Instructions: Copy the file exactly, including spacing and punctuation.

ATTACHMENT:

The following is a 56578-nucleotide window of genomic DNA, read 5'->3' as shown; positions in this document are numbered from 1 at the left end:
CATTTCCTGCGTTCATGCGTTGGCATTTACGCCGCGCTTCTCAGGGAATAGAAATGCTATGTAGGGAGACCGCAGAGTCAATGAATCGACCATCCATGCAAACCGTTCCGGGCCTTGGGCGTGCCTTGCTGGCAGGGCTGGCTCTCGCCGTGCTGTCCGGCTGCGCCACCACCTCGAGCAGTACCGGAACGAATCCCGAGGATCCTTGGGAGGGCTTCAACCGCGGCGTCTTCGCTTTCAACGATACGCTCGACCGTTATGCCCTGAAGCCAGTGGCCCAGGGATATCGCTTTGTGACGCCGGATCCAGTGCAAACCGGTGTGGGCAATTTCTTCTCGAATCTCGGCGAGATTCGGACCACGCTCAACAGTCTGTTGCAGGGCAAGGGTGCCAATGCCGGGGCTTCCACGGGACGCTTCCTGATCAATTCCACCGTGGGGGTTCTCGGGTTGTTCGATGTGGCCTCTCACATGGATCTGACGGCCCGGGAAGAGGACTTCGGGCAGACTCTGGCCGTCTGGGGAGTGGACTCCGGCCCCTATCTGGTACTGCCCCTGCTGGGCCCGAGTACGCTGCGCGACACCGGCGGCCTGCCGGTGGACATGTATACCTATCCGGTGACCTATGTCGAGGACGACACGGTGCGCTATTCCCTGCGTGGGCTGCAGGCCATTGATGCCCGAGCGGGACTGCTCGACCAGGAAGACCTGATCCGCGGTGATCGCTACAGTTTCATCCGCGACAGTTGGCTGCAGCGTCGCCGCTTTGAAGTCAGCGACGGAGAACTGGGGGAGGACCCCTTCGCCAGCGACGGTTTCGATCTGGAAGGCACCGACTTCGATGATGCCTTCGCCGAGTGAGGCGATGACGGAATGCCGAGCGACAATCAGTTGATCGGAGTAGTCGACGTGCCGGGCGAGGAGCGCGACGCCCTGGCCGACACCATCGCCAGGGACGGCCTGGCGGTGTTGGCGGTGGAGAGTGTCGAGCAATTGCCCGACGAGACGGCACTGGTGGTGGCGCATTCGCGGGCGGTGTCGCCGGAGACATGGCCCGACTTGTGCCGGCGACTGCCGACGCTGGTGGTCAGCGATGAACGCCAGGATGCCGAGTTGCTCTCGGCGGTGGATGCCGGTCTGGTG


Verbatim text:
The following is a 56578-nucleotide window of genomic DNA, read 5'->3' as shown; positions in this document are numbered from 1 at the left end:
CATTTCCTGCGTTCATGCGTTGGCATTTACGCCGCGCTTCTCAGGGAATAGAAATGCTATGTAGGGAGACCGCAGAGTCAATGAATCGACCATCCATGCAAACCGTTCCGGGCCTTGGGCGTGCCTTGCTGGCAGGGCTGGCTCTCGCCGTGCTGTCCGGCTGCGCCACCACCTCGAGCAGTACCGGAACGAATCCCGAGGATCCTTGGGAGGGCTTCAACCGCGGCGTCTTCGCTTTCAACGATACGCTCGACCGTTATGCCCTGAAGCCAGTGGCCCAGGGATATCGCTTTGTGACGCCGGATCCAGTGCAAACCGGTGTGGGCAATTTCTTCTCGAATCTCGGCGAGATTCGGACCACGCTCAACAGTCTGTTGCAGGGCAAGGGTGCCAATGCCGGGGCTTCCACGGGACGCTTCCTGATCAATTCCACCGTGGGGGTTCTCGGGTTGTTCGATGTGGCCTCTCACATGGATCTGACGGCCCGGGAAGAGGACTTCGGGCAGACTCTGGCCGTCTGGGGAGTGGACTCCGGCCCCTATCTGGTACTGCCCCTGCTGGGCCCGAGTACGCTGCGCGACACCGGCGGCCTGCCGGTGGACATGTATACCTATCCGGTGACCTATGTCGAGGACGACACGGTGCGCTATTCCCTGCGTGGGCTGCAGGCCATTGATGCCCGAGCGGGACTGCTCGACCAGGAAGACCTGATCCGCGGTGATCGCTACAGTTTCATCCGCGACAGTTGGCTGCAGCGTCGCCGCTTTGAAGTCAGCGACGGAGAACTGGGGGAGGACCCCTTCGCCAGCGACGGTTTCGATCTGGAAGGCACCGACTTCGATGATGCCTTCGCCGAGTGAGGCGATGACGGAATGCCGAGCGACAATCAGTTGATCGGAGTAGTCGACGTGCCGGGCGAGGAGCGCGACGCCCTGGCCGACACCATCGCCAGGGACGGCCTGGCGGTGTTGGCGGTGGAGAGTGTCGAGCAATTGCCCGACGAGACGGCACTGGTGGTGGCGCATTCGCGGGCGGTGTCGCCGGAGACATGGCCCGACTTGTGCCGGCGACTGCCGACGCTGGTGGTCAGCGATGAACGCCAGGATGCCGAGTTGCTCTCGGCGGTGGATGCCGGTCTGGTG